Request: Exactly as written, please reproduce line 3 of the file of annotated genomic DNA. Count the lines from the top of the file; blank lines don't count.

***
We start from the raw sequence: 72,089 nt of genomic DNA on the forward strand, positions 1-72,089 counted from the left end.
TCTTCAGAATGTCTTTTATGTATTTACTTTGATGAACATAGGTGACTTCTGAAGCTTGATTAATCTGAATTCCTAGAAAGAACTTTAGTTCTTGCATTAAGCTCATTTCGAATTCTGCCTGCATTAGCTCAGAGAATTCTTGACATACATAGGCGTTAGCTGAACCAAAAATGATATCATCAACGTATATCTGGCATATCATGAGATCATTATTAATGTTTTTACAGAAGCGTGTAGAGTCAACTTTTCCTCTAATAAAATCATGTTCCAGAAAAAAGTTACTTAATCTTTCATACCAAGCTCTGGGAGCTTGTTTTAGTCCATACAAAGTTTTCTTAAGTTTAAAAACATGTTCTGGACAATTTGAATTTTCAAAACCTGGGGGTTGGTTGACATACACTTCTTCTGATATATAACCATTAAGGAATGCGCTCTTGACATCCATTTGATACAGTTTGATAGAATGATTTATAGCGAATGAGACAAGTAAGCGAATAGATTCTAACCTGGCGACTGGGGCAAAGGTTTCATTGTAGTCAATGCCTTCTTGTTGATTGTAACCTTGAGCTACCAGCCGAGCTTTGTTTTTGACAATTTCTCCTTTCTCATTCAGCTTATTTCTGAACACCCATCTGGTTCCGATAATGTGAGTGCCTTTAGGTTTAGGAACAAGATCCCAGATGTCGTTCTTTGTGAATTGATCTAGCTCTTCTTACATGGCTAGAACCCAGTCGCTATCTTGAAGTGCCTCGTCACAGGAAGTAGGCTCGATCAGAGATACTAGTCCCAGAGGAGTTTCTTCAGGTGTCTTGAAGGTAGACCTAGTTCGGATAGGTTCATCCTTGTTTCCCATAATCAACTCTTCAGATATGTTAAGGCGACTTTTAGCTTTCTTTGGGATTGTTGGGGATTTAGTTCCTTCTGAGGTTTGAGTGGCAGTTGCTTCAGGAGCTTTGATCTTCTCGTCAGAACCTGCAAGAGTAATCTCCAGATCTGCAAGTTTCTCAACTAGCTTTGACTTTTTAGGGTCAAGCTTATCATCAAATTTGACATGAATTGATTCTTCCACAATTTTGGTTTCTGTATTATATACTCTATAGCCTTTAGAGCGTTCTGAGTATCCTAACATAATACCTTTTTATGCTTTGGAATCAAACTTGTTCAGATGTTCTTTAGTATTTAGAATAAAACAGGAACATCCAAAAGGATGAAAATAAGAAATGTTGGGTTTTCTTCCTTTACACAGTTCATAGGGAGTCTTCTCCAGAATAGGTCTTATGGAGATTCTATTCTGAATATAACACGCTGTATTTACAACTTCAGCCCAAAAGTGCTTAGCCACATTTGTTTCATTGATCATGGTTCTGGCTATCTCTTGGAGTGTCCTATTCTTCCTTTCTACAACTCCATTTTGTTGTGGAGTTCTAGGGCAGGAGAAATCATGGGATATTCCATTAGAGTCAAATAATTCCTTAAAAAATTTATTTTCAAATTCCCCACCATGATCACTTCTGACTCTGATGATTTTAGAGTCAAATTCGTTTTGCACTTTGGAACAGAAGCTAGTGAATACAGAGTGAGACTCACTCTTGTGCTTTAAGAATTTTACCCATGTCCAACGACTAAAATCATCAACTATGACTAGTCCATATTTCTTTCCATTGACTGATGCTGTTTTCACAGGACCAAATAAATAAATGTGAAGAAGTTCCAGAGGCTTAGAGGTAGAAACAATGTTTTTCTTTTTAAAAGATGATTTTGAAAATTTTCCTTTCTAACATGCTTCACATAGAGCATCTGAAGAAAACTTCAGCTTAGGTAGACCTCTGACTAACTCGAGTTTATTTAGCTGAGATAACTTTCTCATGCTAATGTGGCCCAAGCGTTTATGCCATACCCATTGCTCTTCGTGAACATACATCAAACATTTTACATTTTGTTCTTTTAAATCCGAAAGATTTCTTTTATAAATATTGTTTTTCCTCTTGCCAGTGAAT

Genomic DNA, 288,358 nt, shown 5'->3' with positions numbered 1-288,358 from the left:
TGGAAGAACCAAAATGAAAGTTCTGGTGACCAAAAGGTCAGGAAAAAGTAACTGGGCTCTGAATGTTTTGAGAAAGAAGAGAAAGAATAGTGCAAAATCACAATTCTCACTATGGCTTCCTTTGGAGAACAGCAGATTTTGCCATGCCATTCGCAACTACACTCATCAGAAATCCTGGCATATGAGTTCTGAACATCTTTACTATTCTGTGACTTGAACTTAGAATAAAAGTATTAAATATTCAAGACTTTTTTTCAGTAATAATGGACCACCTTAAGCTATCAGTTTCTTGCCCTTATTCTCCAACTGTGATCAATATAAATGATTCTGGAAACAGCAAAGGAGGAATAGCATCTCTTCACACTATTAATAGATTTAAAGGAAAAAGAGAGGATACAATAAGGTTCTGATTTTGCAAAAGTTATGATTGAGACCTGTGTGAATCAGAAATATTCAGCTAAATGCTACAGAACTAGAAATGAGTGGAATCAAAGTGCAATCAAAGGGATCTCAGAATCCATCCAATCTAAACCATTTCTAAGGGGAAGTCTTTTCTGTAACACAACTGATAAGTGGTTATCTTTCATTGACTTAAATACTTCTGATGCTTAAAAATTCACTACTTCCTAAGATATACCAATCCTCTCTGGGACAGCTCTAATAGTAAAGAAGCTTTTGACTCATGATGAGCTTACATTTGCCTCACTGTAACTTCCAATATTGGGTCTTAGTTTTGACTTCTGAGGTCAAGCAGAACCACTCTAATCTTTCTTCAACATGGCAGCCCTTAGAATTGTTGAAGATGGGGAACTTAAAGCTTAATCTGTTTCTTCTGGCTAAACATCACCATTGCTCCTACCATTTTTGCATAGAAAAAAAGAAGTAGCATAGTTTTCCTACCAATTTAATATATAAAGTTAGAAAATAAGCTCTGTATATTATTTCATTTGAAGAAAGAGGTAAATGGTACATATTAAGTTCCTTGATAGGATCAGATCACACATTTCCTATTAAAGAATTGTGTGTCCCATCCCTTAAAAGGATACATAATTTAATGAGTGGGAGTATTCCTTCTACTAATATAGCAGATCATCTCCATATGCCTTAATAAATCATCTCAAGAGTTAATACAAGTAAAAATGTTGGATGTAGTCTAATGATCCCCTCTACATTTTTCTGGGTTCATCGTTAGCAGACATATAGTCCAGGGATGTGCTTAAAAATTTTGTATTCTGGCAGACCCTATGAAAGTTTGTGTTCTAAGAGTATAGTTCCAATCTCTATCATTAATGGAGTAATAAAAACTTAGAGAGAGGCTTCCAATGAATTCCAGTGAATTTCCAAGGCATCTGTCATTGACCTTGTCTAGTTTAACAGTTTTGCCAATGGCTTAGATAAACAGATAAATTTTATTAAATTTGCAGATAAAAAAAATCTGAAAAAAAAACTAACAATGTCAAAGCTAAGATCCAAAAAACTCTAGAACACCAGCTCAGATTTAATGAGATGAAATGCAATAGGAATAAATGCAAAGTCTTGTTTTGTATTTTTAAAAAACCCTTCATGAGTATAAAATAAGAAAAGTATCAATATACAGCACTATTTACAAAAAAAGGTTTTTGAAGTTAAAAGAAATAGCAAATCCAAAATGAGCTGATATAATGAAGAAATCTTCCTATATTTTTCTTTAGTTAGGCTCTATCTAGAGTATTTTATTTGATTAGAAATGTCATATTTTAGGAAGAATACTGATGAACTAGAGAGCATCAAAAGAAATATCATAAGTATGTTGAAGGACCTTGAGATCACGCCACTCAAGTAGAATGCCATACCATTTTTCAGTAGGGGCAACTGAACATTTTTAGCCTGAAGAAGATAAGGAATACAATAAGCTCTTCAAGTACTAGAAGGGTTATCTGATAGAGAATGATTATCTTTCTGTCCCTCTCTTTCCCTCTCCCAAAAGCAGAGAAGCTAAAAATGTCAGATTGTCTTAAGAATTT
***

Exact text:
Genomic DNA, 288,358 nt, shown 5'->3' with positions numbered 1-288,358 from the left: